April Fool’s pranks are about the only thing left of this post-Easter celebration of God’s Cosmic Joke on Satan. Too bad. In the weeks following Easter, wouldn’t it be great if all around the world, hundreds of thousands of church services resounded with waves of laughter at the pastors’ funny stories, and congregations sang every glad, joyful, happy song in their repertoire? Maybe organizers for these hilarity-filled church services should get advice from fun-loving little kids.

Here’s One to Get Us Started
And here is a story that may give you the option to be amused: Back in the pre-Covid years a pastor was greeting people as they left the Easter morning church service when he stopped one man and said, “Hey I haven’t seen you since Christmas, brother. You need to join the Army of the Lord and come to church weekly.” The man leaned over to the pastor and whispered, “I am in the Army of the Lord, but active in the Secret Service.”

A link to my book of funny stories: A Tickle in the Funny Bone. https://www.amazon.ca/Tickle-Funny-Bone-Jack-Popjes/dp/1543116825

How to Raise a Missions Support Partnership Team

It’s a welcome trend in churches. People of all ages are following a vision for ministry and are spending their savings, vacations, and sometimes more, to meet critical needs outside the church.

The ministries that spark these visions vary widely. Some are in the inner city, some are overseas. Some require special skills, others just willing hearts and hands. Some require a few weeks, others could take a lifetime. The ministries differ, and so do the workers. But there is one thing common to these situations—the workers need prayer and financial support from those who stay home.

Occasionally someone, from grandchildren to fellow missionaries, ask me if I have any ideas on how to raise the support team they need. I usually tell them that in the same way God prepared them to get involved in this ministry, He has also prepared people to support them through prayer and gifts.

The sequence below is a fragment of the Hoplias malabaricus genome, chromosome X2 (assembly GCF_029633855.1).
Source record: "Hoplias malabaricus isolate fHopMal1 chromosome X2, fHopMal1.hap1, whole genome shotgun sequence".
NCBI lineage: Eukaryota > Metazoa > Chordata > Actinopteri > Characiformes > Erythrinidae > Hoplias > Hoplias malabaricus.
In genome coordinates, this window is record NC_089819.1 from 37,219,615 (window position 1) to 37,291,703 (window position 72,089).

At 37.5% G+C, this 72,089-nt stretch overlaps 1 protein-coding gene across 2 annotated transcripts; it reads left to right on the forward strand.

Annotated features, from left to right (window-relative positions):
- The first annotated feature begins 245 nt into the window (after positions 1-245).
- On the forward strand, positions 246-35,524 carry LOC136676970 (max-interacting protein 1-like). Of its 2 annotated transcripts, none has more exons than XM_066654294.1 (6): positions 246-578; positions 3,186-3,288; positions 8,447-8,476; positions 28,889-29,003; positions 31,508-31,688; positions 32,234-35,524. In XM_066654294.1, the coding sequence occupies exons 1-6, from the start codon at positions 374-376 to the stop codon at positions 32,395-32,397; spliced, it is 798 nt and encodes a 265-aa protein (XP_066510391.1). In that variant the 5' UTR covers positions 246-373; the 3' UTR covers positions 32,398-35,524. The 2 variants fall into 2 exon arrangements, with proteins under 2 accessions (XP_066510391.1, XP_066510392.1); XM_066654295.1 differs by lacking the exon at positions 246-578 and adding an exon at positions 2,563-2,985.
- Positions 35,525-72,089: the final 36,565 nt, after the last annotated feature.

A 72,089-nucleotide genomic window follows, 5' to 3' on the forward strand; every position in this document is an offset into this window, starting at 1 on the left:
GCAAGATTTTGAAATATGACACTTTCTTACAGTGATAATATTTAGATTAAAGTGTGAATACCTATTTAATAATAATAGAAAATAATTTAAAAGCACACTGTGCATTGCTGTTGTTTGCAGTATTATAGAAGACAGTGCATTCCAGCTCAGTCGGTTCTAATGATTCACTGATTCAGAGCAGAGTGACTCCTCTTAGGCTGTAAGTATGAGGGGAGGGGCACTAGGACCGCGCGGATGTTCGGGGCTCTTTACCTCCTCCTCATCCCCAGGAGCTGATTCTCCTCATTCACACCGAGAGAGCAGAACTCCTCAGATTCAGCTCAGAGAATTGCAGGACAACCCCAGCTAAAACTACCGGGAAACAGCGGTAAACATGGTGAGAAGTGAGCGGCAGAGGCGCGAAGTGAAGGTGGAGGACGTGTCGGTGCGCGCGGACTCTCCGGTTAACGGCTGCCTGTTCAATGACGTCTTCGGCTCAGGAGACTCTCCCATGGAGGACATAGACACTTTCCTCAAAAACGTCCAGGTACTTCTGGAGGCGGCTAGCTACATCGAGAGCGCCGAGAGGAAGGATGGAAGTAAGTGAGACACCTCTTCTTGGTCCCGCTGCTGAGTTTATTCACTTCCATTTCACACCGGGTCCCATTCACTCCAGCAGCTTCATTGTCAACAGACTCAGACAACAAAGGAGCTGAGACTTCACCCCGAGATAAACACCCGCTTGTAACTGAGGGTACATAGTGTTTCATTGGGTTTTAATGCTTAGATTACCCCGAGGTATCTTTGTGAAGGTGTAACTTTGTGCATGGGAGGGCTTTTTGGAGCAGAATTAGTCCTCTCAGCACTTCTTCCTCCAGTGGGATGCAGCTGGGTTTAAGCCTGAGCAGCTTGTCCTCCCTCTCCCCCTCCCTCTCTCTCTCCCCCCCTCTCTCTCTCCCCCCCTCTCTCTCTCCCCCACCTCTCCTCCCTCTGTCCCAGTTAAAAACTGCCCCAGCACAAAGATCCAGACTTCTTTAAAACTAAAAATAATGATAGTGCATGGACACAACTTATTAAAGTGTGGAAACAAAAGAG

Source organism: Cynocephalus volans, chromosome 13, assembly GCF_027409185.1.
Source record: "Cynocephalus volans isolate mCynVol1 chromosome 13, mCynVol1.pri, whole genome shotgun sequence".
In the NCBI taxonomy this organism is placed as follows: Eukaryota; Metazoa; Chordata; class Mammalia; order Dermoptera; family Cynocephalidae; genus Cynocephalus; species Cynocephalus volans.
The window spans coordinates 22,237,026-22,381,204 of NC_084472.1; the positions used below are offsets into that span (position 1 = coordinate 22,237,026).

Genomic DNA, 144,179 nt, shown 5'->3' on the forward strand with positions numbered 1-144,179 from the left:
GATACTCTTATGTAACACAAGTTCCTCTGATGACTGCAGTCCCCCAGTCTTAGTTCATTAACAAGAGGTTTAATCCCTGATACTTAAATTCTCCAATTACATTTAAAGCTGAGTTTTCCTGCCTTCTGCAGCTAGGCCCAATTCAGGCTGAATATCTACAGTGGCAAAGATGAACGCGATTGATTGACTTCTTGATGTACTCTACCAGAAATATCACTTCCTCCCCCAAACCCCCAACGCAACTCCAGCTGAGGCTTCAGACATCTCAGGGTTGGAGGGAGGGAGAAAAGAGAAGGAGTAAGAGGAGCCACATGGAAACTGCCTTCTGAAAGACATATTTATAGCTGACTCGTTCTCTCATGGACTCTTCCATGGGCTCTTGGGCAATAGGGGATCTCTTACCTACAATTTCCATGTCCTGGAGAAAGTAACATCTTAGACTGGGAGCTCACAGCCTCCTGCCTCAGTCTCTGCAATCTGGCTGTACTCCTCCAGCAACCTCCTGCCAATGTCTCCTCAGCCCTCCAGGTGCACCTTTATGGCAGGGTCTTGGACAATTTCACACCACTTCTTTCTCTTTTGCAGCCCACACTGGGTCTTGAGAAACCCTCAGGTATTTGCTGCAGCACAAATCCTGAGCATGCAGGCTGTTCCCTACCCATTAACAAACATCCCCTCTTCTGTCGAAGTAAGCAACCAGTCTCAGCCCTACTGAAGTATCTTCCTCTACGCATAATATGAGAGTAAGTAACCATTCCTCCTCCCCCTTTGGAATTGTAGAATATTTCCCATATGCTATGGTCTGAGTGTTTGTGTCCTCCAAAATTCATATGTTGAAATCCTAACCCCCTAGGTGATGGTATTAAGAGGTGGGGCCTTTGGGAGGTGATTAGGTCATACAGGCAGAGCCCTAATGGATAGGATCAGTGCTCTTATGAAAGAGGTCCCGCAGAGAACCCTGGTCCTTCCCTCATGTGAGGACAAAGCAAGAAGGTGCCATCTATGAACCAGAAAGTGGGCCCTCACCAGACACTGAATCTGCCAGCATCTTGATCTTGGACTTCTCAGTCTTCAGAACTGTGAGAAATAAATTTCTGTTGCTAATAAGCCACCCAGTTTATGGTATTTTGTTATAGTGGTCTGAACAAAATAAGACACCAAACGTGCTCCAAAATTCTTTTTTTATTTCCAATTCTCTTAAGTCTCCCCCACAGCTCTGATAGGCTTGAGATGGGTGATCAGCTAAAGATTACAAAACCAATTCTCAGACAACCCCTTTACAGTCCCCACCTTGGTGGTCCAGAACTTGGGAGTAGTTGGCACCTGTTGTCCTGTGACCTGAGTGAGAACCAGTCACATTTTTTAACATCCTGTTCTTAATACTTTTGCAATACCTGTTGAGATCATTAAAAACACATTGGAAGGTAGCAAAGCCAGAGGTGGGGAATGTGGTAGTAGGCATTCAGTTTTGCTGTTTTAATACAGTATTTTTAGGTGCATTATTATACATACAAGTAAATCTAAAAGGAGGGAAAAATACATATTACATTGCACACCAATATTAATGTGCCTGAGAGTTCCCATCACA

“Ask God to lead you to meet these prepared people.” I say, “Then be ready to share your vision with them.” So how do you share your vision?

A pastor’s wife used to kiss her husband as he was about mount the platform to preach, and whisper in his ear, “K.I.S.S. Keep It Simple Sweetie.”

Excellent advice for anyone who wants to communicate something important. A simple outline, and one clear, plain story to paint a picture. Nothing complicated that might confuse, or distract the hearer’s attention. I usually advise the worker to simply answer the following questions and illustrate with a little story:

  1. Need: What is the deepest need wherever it is that you are going to work?
  2. Vision: What makes you the perfect person to help meet this need?
  3. Obstacles: What are the obstacles that stand in your way of meeting the need?
  4. Action: What do you want your hearer to do?

Here’s an example that can be adapted to any other support-raising scenario:

The Need.

Country X has very few Christians and almost none of the women can read, write, or do simple arithmetic. Some of those that can read, run small businesses from their homes, making things and selling them. Their families prosper in comparison to the families of women who are illiterate.

(I heard of Lita, mother of four who tried to run a small store from her home. The business failed within months because the merchants who sold her the goods cheated her, she couldn’t read the simple instructions that came with some of the items to be sold, and she had no way of keeping records except in her head.)